Aztlán, Chicano Culture and Folklore

Aztlán, Chicano Culture and Folklore

Author: José Villarino, Arturo Ramírez
Publisher: McGraw-Hill Primis Custom Pub
ISBN: 0070143811
Pages: 269
Year: 1997

Rise of the Mexican American Middle Class

Rise of the Mexican American Middle Class

Author: Richard A. Garcia
Publisher: Reveille Books
ISBN: 1585440523
Pages: 416
Year: 1991-12-01
San Antonio, Texas, lies geographically and culturally at the crossroads of Mexico, Texas, and the larger United States. During the Great Depression it lay also at the crossroads of these cultures' myths, memories, and identities. Between 1929 and 1941, in this city's West Side barrio, a generation of Mexican immigrants developed into a new middle class and forged an identity that has shaped Southwestern experience since then: the identity of the Mexican American. Richard Garcia presents an innovative study of the tension between change and continuity in thought, culture, and community that characterized this transformation. His analysis focuses on both the conservative Mexican-exile ricos, who promoted a perspective of "Lo Mexicano" and a return to la patria, and the rising Mexican American middle class, who sought a life of Americanism that stressed social integration, education, political rights and power, and economic betterment for both individuals and the ethnic community. Members of this middle class wanted to be Americans politically while remaining Mexicans culturally. Garcia's argument is the first to link the ethnic identity of the Mexican American generation to the rise of the middle class within the immigrant community. He also takes into account the Mexican community's structural relationship to the city, the process of class differentiation within the barrio, and the role of family, church, education, and politics. Through the microcosm of San Antonio, this pioneering study explores the process of changing consciousness that was occurring throughout the United States during this important period.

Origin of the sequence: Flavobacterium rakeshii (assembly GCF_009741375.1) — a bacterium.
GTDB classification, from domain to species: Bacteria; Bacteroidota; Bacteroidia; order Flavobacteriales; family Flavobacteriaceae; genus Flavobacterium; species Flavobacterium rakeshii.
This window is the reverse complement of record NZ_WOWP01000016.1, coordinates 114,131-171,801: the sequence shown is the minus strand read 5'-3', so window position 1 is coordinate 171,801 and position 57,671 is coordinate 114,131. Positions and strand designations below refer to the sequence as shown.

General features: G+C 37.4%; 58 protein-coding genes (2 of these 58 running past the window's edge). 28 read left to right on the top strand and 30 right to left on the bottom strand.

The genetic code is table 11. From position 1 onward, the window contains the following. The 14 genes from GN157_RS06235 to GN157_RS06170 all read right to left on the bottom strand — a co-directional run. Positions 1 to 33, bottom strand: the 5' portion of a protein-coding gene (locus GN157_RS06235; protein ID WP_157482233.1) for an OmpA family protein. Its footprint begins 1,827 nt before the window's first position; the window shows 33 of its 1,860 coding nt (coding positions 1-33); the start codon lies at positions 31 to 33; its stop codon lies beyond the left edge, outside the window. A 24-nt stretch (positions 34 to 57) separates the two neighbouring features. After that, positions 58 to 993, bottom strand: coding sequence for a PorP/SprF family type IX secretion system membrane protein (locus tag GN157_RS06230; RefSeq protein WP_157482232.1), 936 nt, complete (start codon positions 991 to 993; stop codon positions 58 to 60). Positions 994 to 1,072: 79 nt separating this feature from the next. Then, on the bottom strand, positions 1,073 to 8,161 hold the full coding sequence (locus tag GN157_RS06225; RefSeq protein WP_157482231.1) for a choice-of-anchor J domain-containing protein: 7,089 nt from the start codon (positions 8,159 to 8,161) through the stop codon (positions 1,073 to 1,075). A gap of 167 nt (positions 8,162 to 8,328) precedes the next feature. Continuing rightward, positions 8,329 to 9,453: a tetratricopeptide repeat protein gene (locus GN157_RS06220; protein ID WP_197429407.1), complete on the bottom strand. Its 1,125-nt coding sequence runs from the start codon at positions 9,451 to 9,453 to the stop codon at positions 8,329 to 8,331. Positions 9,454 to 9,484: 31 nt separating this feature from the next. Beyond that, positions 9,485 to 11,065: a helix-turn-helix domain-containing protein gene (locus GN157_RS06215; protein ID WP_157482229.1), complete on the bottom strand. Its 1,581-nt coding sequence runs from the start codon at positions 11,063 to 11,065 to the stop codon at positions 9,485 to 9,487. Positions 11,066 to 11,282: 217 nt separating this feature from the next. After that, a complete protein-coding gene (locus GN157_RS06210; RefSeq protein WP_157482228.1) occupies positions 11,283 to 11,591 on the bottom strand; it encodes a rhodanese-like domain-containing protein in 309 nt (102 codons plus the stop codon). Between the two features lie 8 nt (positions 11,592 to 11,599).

Mestizos Come Home!

Mestizos Come Home!

Author: Robert Con Davis-Undiano
Publisher: University of Oklahoma Press
ISBN: 0806158069
Pages: 336
Year: 2017-03-30
Uruguayan writer Eduardo Galeano has described U.S. and Latin American culture as continually hobbled by amnesia—unable, or unwilling, to remember the influence of mestizos and indigenous populations. In Mestizos Come Home! author Robert Con Davis-Undiano documents the great awakening of Mexican American and Latino culture since the 1960s that has challenged this omission in collective memory. He maps a new awareness of the United States as intrinsically connected to the broader context of the Americas. At once native and new to the American Southwest, Mexican Americans have “come home” in a profound sense: they have reasserted their right to claim that land and U.S. culture as their own. Mestizos Come Home! explores key areas of change that Mexican Americans have brought to the United States. These areas include the recognition of mestizo identity, especially its historical development across the nineteenth and twentieth centuries; the re-emergence of indigenous relationships to land; and the promotion of Mesoamerican conceptions of the human body. Clarifying and bridging critical gaps in cultural history, Davis-Undiano considers important artifacts from the past and present, connecting the casta (caste) paintings of eighteenth-century Mexico to modern-day artists including John Valadez, Alma López, and Luis A. Jiménez Jr. He also examines such community celebrations as Day of the Dead, Cinco de Mayo, and lowrider car culture as examples of mestizo influence on mainstream American culture. Woven throughout is the search for meaning and understanding of mestizo identity. A large-scale landmark account of Mexican American culture, Mestizos Come Home! shows that mestizos are essential to U.S. national culture. As an argument for social justice and a renewal of America’s democratic ideals, this book marks a historic cultural homecoming.
Chicano Movement For Beginners

Chicano Movement For Beginners